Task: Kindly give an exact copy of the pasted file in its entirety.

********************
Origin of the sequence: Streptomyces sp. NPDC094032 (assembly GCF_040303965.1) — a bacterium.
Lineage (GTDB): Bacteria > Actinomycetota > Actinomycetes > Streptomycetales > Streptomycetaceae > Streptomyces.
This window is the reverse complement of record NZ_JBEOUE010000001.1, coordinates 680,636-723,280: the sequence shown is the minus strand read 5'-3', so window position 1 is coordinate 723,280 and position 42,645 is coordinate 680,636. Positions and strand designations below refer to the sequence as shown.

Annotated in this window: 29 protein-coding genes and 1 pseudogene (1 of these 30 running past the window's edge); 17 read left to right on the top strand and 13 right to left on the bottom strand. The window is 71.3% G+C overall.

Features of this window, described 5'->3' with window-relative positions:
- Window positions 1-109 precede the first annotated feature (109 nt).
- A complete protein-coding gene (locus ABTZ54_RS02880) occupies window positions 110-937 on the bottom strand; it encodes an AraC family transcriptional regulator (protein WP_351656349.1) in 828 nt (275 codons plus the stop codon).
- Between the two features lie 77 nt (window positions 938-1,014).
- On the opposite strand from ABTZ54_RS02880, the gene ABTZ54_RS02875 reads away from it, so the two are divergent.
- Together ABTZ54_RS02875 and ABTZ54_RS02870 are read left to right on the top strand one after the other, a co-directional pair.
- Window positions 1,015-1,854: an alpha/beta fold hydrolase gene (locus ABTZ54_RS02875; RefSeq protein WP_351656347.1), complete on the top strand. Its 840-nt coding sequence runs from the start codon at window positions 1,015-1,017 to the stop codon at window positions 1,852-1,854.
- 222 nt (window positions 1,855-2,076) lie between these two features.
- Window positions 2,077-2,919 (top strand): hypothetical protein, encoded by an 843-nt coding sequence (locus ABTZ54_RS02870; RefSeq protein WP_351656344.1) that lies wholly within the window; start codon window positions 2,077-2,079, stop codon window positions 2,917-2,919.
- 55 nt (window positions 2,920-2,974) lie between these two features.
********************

Origin of the sequence: Streptomyces sp. NPDC094032 (assembly GCF_040303965.1) — a bacterium.
Lineage (GTDB): Bacteria > Actinomycetota > Actinomycetes > Streptomycetales > Streptomycetaceae > Streptomyces.
This window is the reverse complement of record NZ_JBEOUE010000001.1, coordinates 680,636-723,280: the sequence shown is the minus strand read 5'-3', so window position 1 is coordinate 723,280 and position 42,645 is coordinate 680,636. Positions and strand designations below refer to the sequence as shown.

Annotated in this window: 29 protein-coding genes and 1 pseudogene (1 of these 30 running past the window's edge); 17 read left to right on the top strand and 13 right to left on the bottom strand. The window is 71.3% G+C overall.

Features of this window, described 5'->3' with window-relative positions:
- Window positions 1-109 precede the first annotated feature (109 nt).
- A complete protein-coding gene (locus ABTZ54_RS02880) occupies window positions 110-937 on the bottom strand; it encodes an AraC family transcriptional regulator (protein WP_351656349.1) in 828 nt (275 codons plus the stop codon).
- Between the two features lie 77 nt (window positions 938-1,014).
- On the opposite strand from ABTZ54_RS02880, the gene ABTZ54_RS02875 reads away from it, so the two are divergent.
- Together ABTZ54_RS02875 and ABTZ54_RS02870 are read left to right on the top strand one after the other, a co-directional pair.
- Window positions 1,015-1,854: an alpha/beta fold hydrolase gene (locus ABTZ54_RS02875; RefSeq protein WP_351656347.1), complete on the top strand. Its 840-nt coding sequence runs from the start codon at window positions 1,015-1,017 to the stop codon at window positions 1,852-1,854.
- 222 nt (window positions 1,855-2,076) lie between these two features.
- Window positions 2,077-2,919 (top strand): hypothetical protein, encoded by an 843-nt coding sequence (locus ABTZ54_RS02870; RefSeq protein WP_351656344.1) that lies wholly within the window; start codon window positions 2,077-2,079, stop codon window positions 2,917-2,919.
- 55 nt (window positions 2,920-2,974) lie between these two features.